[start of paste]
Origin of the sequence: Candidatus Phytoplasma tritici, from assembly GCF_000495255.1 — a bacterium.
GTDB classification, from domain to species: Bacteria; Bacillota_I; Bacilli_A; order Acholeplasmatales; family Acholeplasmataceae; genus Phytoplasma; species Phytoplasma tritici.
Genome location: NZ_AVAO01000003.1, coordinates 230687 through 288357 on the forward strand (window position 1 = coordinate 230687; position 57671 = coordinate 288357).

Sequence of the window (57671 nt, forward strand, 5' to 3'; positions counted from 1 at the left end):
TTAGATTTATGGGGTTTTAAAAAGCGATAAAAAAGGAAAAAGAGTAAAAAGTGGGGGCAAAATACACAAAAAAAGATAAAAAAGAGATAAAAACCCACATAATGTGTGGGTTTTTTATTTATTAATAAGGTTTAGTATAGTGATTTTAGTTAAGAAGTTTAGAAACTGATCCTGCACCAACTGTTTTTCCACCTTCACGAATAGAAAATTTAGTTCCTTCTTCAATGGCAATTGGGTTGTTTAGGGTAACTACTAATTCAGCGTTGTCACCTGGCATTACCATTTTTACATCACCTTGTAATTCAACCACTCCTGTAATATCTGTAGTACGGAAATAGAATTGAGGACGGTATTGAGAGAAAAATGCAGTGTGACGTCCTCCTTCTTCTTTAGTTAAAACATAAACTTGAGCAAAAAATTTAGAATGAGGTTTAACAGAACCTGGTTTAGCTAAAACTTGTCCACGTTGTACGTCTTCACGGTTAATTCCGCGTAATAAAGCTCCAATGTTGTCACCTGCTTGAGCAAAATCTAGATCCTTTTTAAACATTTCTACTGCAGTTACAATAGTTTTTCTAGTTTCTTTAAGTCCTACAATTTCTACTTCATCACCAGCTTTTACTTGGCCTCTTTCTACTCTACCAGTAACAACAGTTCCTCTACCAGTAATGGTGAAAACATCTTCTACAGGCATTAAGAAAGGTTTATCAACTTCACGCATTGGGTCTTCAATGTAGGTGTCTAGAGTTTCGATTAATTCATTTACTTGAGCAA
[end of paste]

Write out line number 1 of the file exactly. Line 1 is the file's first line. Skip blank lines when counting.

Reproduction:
Origin of the sequence: Candidatus Phytoplasma tritici, from assembly GCF_000495255.1 — a bacterium.